The Secretary of State to the Peruvian Ambassador (Freyre)
Excellency: I have the honor to acknowledge the receipt of Your Excellency’s courteous note of November 6 last, which was in reply to the memorandum of the Department of State dated August 12, 1936, on the subject of discriminatory effects of the trade agreement then being negotiated between Peru and Great Britain.
This Government has noted that in referring to the principle of equality of treatment unanimously subscribed to by the American Republics in the Economic Resolution adopted at the Seventh International Conference of American States at Montevideo in 1933, Your Excellency’s note states that “No independent, simultaneous or concerted action has been taken to reduce tariffs, or remove other barriers that restrict the flow of international trade, except on the basis of mutual and specified concessions”. The note adds that “Import duties continue to be as high as ever”.
With respect to these statements, I am sure that Your Excellency has overlooked the application of the liberal trade policy which has formed one of the major policies of this Government during the past four years. The United States has concluded in this period fifteen reciprocal trade agreements with other countries. Each of these agreements has provided for tariff reductions, as well as the binding of a number of already existing rates, and the United States extends these reductions and bindings to the trade of all countries which are not discriminating against American commerce. This has meant in effect a considerable reduction in the tariff rates of this country, and Peru without making any concessions to the United States specifically in exchange, has, together with most of the other countries of the world, shared both directly and indirectly in the benefits of these agreements. The extent of these benefits may be judged from the publication of the United States Tariff Commission, entitled Changes in [Page 927] Import Duties Since the Passage of the Tariff Act of 1930, dated January 21, 1937, which I have the honor to enclose for Your Excellency’s information. It should also be observed that the American trade agreements program has further contributed to the reduction of trade barriers throughout the world by the action of a number of other countries in generalizing the concessions which they have granted to the United States.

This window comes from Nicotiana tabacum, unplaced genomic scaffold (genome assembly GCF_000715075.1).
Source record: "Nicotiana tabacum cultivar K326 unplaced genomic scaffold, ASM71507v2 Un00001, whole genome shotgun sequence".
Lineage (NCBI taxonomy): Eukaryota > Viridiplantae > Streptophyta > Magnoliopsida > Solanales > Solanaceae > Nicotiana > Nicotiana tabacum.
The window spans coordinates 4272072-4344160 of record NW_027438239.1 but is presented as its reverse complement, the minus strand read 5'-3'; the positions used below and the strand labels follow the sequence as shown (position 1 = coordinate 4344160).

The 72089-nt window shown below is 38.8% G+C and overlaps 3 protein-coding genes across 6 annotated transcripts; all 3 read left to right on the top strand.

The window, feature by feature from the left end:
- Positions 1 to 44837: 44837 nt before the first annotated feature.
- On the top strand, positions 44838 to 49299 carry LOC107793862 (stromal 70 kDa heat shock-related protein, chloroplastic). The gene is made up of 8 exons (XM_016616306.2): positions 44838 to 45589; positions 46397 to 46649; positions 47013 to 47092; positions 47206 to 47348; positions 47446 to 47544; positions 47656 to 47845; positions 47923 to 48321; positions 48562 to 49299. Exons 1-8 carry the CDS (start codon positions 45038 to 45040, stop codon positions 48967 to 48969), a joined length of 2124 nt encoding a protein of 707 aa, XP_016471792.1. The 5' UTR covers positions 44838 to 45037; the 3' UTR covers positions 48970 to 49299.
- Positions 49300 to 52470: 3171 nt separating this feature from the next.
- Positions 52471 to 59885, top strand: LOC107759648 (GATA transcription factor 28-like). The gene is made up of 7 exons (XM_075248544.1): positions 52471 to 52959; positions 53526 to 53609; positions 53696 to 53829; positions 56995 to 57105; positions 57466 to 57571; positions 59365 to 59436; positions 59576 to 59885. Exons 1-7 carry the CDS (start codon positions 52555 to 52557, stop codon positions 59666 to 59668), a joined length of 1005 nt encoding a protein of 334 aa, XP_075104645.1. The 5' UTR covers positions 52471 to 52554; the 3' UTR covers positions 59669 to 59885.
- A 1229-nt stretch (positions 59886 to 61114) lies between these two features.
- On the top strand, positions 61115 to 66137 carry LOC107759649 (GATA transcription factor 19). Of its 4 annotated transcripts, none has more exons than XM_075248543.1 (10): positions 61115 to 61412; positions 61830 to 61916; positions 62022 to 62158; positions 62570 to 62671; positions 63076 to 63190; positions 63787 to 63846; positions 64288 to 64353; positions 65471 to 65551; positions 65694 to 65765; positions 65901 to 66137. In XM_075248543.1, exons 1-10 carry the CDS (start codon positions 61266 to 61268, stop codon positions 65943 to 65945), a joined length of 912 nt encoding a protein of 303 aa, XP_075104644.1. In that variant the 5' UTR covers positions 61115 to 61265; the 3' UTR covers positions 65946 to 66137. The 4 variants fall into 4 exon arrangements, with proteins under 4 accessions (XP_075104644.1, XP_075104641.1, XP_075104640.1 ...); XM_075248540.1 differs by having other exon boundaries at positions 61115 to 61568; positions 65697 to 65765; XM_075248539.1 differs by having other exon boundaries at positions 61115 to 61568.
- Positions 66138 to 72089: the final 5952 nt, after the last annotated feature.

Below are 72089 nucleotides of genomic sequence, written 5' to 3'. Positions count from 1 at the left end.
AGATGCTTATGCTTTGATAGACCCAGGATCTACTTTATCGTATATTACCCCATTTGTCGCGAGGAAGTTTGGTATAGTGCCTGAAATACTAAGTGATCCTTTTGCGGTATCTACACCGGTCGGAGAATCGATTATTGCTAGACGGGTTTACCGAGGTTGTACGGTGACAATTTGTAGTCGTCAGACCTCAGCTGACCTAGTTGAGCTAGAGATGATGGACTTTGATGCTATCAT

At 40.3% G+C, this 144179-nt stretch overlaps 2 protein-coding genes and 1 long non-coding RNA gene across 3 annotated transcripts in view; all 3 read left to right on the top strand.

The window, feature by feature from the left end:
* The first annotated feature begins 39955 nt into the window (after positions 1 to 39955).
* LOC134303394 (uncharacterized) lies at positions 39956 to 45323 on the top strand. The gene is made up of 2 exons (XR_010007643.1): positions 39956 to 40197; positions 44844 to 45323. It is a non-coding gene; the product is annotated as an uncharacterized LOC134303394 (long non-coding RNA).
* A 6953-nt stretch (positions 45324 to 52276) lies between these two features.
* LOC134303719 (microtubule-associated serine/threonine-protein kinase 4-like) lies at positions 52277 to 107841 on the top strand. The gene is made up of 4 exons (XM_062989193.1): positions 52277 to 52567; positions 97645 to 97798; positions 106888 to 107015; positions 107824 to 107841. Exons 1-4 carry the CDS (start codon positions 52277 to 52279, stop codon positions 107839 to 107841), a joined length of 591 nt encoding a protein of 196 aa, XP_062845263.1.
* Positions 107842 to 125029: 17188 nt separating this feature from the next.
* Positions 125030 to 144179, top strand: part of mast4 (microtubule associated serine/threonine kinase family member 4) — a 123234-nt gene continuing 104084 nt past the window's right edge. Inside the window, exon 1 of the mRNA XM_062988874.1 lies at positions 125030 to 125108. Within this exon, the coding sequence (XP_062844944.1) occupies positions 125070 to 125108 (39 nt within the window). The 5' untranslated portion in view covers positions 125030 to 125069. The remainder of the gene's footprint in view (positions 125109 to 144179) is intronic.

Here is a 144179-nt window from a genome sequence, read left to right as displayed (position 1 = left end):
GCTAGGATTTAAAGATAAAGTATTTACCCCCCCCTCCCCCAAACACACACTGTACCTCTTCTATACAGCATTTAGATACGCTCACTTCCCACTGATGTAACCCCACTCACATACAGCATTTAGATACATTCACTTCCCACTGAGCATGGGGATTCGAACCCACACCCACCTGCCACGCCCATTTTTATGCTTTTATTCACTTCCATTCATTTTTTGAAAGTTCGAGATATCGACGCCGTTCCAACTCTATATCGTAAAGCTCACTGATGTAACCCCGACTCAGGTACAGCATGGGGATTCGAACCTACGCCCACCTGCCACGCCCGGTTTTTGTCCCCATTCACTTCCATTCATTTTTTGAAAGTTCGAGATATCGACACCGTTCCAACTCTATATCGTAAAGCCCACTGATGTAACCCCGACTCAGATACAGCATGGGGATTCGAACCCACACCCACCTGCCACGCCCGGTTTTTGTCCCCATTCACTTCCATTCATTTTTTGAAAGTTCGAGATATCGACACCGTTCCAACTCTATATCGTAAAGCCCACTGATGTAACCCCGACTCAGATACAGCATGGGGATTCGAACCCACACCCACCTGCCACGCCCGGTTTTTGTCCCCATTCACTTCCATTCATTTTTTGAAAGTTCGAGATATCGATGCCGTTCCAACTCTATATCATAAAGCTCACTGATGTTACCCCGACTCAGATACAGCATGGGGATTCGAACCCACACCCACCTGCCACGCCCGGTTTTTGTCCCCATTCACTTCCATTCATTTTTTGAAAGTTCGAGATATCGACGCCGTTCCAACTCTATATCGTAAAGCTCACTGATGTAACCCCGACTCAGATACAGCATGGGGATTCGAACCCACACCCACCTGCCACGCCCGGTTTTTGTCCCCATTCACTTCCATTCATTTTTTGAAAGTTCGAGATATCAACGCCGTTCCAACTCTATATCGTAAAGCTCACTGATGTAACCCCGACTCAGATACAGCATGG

I may add that this Government is now negotiating additional trade agreements, and studying the possibilities of still other agreements, all of which will serve to liberalize further the customs treatment accorded by this and other countries to the importation of foreign products.
It has been noted in the concluding paragraph of Your Excellency’s note under acknowledgment that the American Ambassador is reported to have informed the Peruvian Government that the United States would not deem prejudicial such concessions as might eventually be made by Peru to Great Britain in the trade agreement then being considered between the two countries. In this regard, I must say emphatically that any statements made by a representative of this Government in the sense mentioned must have been predicated upon the definite assumption that such concessions would not be of an exclusive nature; any other interpretation would be obviously inconsistent with the cardinal principle of the commercial policy which this Government is pursuing and which it has earnestly urged other countries to adopt, namely, the unconditional most-favored-nation principle.
On November 18 last, the American Ambassador, upon instruction, presented a note to Your Excellency’s Government referring to the coming into effect of Articles IV and V of the Commercial Agreement of October 6, 1936, between Peru and Great Britain, and stating that this Government assumed that imports into Peru of goods from the United States would be granted the benefits accorded like goods from Great Britain, as otherwise it would have no course other than to regard the operation of the Agreement as discriminatory. At the same time, the Ambassador again invited the attention of Your Excellency’s Government to the practice, established by law, of this Government in generalizing for the benefit of other countries concessions granted in trade agreements, with the single exception of Cuba, provided that discrimination was not made against the commerce of the United States. This Government has regretfully learned, however, that the concessions recently granted to Great Britain have not been applied by the Peruvian customs authorities to goods from the United States.[Page 928]
In consideration of the policy of this Government to generalize for the benefit of other countries customs concessions granted in trade agreements, I feel confident that Your Excellency’s Government will agree that it is only fair for this Government to expect from Peru the same treatment that it accords to Peru. I trust, for this reason, and in view of the reaffirmation of the principle of equality of trade contained in the Final Act of the recent Inter-American Conference for the Maintenance of Peace, that Your Excellency’s Government will cause appropriate instructions to be issued to its customs authorities in order that American goods will not be further subjected to discriminatory treatment.